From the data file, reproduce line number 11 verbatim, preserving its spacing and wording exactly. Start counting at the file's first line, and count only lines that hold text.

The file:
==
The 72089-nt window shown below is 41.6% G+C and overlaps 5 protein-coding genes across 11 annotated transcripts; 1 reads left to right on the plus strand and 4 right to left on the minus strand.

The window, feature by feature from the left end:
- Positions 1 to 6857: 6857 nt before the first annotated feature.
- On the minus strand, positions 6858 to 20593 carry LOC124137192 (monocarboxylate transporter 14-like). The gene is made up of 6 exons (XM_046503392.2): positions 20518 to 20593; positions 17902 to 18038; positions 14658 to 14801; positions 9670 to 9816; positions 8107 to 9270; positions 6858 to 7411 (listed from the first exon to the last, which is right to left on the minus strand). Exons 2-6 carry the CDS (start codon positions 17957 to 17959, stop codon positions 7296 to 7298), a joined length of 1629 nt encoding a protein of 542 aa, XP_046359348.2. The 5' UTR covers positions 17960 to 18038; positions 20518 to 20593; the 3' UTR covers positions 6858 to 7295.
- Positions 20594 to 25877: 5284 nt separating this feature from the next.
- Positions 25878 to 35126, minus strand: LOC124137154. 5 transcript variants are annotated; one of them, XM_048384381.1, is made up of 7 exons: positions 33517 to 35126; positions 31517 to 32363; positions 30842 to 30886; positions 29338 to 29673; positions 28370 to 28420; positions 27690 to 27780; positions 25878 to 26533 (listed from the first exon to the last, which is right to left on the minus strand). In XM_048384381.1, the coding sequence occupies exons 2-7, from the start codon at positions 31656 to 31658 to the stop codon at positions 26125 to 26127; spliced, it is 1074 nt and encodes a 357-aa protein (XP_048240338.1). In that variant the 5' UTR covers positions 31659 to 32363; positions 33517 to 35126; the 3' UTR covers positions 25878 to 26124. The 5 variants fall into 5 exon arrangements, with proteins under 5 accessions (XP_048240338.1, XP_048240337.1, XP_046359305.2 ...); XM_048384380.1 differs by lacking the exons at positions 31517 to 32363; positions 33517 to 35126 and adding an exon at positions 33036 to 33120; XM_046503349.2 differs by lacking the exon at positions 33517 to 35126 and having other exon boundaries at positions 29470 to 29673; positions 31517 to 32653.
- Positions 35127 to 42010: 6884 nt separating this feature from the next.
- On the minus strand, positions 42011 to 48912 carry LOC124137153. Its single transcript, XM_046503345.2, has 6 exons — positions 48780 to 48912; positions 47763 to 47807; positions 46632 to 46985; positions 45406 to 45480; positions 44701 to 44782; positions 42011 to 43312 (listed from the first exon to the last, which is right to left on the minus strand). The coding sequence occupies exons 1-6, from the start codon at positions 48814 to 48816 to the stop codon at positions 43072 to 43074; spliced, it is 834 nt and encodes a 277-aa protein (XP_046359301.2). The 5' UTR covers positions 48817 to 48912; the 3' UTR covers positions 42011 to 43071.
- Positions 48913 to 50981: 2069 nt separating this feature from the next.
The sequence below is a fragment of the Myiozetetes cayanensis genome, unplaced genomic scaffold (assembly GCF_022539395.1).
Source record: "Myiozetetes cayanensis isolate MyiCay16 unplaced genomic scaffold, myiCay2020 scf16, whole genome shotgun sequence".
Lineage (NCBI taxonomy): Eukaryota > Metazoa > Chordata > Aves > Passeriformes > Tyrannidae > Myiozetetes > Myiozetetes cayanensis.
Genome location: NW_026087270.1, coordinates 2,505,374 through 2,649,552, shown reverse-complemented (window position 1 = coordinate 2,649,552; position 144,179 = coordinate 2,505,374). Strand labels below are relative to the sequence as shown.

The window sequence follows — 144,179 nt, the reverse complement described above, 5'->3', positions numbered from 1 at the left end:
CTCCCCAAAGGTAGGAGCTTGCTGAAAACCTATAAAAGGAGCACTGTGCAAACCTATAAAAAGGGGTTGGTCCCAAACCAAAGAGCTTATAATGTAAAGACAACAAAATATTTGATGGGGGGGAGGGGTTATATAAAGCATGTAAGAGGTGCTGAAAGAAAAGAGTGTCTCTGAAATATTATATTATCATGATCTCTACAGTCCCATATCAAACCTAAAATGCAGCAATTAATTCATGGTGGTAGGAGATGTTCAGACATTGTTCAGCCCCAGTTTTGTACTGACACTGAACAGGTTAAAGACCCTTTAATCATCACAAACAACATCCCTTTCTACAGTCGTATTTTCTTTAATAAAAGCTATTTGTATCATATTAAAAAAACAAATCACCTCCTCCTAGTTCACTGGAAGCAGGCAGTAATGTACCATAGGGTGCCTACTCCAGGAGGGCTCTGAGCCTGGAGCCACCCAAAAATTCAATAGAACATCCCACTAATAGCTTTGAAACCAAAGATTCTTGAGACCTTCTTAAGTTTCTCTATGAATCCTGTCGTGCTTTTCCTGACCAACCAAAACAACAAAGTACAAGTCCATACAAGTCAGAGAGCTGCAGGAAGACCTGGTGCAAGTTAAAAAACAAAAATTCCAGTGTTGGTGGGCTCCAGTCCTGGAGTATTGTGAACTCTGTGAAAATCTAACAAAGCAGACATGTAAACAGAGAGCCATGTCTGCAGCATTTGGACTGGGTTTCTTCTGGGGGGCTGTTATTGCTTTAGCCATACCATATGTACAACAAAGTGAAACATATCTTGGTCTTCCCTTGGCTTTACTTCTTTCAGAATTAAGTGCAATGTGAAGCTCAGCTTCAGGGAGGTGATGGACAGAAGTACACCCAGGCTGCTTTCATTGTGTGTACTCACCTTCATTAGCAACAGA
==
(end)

Source record: "Myiozetetes cayanensis isolate MyiCay16 unplaced genomic scaffold, myiCay2020 scf16, whole genome shotgun sequence".